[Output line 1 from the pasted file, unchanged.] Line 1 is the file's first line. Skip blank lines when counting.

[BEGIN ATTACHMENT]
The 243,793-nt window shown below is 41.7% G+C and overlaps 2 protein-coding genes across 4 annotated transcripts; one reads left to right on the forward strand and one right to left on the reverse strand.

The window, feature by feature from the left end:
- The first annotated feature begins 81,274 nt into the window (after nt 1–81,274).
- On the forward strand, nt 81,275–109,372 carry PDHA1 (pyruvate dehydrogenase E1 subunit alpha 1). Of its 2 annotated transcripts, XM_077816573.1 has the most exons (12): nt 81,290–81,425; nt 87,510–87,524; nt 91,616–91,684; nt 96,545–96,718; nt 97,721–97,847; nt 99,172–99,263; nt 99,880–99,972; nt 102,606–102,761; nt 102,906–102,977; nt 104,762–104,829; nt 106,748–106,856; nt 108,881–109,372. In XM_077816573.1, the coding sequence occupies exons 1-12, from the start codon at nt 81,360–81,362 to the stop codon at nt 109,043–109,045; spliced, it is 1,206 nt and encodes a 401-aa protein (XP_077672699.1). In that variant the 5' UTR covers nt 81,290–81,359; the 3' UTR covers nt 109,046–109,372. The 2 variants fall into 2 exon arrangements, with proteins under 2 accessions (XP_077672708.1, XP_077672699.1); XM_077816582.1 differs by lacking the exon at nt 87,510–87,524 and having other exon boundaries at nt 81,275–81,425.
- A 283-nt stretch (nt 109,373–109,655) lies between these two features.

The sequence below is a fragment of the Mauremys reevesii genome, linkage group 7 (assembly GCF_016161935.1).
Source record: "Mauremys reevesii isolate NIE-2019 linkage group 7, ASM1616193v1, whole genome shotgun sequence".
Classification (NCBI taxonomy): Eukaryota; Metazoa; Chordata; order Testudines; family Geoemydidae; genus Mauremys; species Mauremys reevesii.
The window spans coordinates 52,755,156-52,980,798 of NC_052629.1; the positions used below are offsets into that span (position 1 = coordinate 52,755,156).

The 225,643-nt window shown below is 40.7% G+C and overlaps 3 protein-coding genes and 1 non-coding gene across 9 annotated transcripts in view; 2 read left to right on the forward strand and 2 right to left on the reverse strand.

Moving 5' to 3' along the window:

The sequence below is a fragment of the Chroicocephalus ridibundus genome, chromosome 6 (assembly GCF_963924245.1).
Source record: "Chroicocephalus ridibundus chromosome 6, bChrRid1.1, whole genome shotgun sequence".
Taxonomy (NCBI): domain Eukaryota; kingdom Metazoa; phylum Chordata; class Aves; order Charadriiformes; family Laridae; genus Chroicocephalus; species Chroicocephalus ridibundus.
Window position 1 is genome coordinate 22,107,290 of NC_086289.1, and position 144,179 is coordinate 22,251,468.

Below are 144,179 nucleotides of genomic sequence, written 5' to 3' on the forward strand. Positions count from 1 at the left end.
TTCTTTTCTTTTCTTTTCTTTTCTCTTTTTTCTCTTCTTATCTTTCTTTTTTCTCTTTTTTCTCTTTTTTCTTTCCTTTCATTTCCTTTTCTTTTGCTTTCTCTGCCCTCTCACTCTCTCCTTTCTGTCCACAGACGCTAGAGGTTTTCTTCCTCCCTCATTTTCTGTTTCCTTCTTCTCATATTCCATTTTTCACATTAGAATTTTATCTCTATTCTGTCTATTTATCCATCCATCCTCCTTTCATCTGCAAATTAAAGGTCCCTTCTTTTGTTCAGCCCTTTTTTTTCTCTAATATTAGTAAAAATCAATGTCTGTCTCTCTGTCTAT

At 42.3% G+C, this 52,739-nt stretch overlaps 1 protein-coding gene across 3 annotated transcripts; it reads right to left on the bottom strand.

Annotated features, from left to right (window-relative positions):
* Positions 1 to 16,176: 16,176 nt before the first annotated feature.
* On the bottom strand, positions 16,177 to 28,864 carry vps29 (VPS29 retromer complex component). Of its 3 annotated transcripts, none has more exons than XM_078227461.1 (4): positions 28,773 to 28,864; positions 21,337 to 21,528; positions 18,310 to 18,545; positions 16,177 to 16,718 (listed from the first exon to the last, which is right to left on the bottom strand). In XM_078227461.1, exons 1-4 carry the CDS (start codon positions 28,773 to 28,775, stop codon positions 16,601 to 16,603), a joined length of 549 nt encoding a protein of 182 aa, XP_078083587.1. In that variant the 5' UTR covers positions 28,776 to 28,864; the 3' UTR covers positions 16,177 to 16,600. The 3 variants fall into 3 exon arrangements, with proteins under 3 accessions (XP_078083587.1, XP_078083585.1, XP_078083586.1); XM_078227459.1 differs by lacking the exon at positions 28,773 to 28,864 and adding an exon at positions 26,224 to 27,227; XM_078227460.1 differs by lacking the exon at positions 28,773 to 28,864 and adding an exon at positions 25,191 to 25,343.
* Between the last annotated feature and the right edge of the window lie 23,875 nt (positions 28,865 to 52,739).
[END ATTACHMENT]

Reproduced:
The 243,793-nt window shown below is 41.7% G+C and overlaps 2 protein-coding genes across 4 annotated transcripts; one reads left to right on the forward strand and one right to left on the reverse strand.